Young democracy described
as ‘vibrant,’ seen optimistically
A view of the Alexandria township on the outskirts of Johannesburg from where Andrew Harding filed his report.
FEW AMERICANS are getting the enlightenment about recent positive developments in Africa that is being presented all week by BBC News.
“As the Organisation (sic) of African Unity celebrates its 50th anniversary, the BBC has been looking at the continent’s growing prosperity,” it notes on its website.
On Wednesday evening I picked up my ears when I heard “South Africa.”
As an expatriate who lived the first 23 years of my life in that country, and a witness to the revolution of the 1990s, South Africa still has a special place in my heart.
The two-minute BBC segment acknowledges the huge problems the country faces, but calls it a “vibrant” and optimistic land.
The BBC website where the report on south Africa can be found. Click the image to Go directly to the report.
IF YOU DELVE deep enough into the archives on this site, and also visit my Dreamweaver site, you will find that I began my career in 1974 as a cub reporter with South African Associated Newspapers – a chain of morning dailies spanning the country.
I emigrated to the United States in 1975, leaving behind a draconian regime known then as Apartheid.
What none of us at the time could foretell was the peaceful transition to majority rule that occurred in the 1990s.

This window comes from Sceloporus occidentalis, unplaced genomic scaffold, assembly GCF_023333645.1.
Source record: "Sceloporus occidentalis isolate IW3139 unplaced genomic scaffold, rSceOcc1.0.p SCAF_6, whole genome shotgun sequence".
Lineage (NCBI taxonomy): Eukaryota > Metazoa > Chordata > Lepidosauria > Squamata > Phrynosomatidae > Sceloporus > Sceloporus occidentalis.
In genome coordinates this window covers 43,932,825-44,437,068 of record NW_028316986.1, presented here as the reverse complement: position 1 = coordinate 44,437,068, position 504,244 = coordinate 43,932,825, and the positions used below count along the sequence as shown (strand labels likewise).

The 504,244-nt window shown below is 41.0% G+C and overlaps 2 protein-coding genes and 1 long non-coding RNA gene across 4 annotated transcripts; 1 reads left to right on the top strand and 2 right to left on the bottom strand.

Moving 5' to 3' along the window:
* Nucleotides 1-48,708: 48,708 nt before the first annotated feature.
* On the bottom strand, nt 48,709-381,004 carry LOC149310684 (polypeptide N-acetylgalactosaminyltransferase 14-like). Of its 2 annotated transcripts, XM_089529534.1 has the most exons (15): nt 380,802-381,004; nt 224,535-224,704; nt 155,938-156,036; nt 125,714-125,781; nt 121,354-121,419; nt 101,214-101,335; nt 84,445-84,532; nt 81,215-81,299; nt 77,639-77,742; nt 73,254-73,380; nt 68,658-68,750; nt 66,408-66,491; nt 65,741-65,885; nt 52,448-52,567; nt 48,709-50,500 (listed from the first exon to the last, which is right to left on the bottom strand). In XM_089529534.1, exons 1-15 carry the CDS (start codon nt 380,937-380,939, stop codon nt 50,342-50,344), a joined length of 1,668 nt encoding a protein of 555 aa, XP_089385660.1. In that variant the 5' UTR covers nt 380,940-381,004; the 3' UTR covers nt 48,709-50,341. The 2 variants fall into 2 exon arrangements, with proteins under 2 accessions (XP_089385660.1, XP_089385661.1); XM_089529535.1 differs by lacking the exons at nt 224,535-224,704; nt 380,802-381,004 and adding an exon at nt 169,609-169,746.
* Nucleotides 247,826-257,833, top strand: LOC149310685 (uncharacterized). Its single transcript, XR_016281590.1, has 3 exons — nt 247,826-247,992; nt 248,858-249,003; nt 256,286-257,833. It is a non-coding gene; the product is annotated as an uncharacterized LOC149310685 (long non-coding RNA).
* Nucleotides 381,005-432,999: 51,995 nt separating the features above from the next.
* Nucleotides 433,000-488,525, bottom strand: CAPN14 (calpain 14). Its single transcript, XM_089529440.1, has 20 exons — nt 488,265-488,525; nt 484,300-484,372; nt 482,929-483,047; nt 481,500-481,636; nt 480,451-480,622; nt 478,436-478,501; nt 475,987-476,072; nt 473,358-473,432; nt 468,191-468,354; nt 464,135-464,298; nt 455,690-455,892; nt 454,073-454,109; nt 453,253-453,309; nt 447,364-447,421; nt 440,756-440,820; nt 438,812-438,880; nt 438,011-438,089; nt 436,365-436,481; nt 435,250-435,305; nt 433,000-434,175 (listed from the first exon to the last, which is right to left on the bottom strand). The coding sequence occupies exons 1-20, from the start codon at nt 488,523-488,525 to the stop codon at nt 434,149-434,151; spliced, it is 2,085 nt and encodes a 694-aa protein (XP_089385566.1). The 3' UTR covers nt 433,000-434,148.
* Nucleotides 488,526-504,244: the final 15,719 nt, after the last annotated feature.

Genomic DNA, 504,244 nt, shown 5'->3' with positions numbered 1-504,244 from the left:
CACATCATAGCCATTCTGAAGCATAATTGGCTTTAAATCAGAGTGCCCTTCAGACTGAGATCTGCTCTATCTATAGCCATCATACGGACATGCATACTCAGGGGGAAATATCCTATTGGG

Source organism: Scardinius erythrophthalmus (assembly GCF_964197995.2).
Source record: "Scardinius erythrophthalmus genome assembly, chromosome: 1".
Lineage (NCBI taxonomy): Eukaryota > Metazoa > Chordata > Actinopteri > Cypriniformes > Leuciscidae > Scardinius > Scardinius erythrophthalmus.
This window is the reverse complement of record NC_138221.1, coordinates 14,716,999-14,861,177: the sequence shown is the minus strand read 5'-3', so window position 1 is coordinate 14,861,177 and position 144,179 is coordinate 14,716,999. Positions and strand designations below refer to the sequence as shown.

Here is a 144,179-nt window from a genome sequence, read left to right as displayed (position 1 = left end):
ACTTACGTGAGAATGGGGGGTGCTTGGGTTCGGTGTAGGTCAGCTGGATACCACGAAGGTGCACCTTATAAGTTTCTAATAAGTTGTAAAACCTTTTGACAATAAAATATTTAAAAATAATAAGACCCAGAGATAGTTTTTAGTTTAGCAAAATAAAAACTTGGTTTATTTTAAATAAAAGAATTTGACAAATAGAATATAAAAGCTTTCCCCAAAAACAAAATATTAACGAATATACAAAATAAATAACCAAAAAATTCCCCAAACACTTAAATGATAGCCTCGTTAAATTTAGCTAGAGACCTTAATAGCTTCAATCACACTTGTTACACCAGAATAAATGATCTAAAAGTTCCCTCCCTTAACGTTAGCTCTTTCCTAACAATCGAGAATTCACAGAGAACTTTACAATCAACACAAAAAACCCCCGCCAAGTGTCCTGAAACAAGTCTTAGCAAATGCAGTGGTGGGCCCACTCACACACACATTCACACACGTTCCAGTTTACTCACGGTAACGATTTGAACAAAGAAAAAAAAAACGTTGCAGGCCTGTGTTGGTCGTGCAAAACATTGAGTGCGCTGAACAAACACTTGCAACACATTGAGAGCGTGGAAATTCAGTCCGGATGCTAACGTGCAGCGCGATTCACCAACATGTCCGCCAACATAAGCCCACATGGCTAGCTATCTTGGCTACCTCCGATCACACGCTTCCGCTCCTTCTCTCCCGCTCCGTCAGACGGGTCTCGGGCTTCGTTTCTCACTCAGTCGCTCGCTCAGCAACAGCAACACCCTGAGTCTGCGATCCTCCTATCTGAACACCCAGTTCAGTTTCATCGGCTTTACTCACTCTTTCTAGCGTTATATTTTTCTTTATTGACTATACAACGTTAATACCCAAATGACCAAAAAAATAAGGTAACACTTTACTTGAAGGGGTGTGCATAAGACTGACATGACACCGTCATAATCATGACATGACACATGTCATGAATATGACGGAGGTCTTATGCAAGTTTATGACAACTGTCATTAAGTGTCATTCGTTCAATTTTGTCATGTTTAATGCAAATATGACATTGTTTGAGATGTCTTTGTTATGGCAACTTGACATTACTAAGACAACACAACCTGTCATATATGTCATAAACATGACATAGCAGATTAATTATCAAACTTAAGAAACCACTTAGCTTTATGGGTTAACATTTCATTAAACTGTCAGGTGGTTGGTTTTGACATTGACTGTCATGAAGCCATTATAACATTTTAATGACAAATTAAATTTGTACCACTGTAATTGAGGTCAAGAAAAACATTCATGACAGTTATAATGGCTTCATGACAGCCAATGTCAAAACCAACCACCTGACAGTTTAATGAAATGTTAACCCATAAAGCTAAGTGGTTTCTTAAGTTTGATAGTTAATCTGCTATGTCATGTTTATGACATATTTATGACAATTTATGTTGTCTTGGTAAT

Both South African President F.W. de Klerk and ANC leader Nelson Mandela were honored for their efforts in 1993 with a Nobel Peace Prize.
Mandela became South Africa’s first democratically elected president in 1994.
REPORTING FROM ALEXANDRA township just outside of Johannesburg on Wednesday, BBC News reporter Andrew Harding managed to squeeze into 2:08 minutes an insightful analysis of the country’s present and future
“On the crowded streets of Alexandra, there are some who will tell you South Africa isn’t working,” he begins.
“Crime and unemployment certainly have deep roots in this township on the edge of Johannesburg….
“… A sluggish economy plays into the hands of
The Pan African Shopping Centre (sic) – could be any mall and suburban America.
But it certainly does not end there.
The rest of the piece is decidedly upbeat.
Here is the wrap: “South Africa has huge problems but it sometimes undersells itself. This is a young vibrant country tapping into the rising confidence of an entire continent.”
I would let you view the entire video without leaving this site, but since I was last there BBC News has apparently eliminated access to the embed code.
I certainly can understand its desire drive traffic to its own website, but this is the first public television channel I have discovered that disallows in embedding.
If I am wrong or just blind, I trust somebody from the BBC set me right.
Visit the site and watch the video by clicking on this link.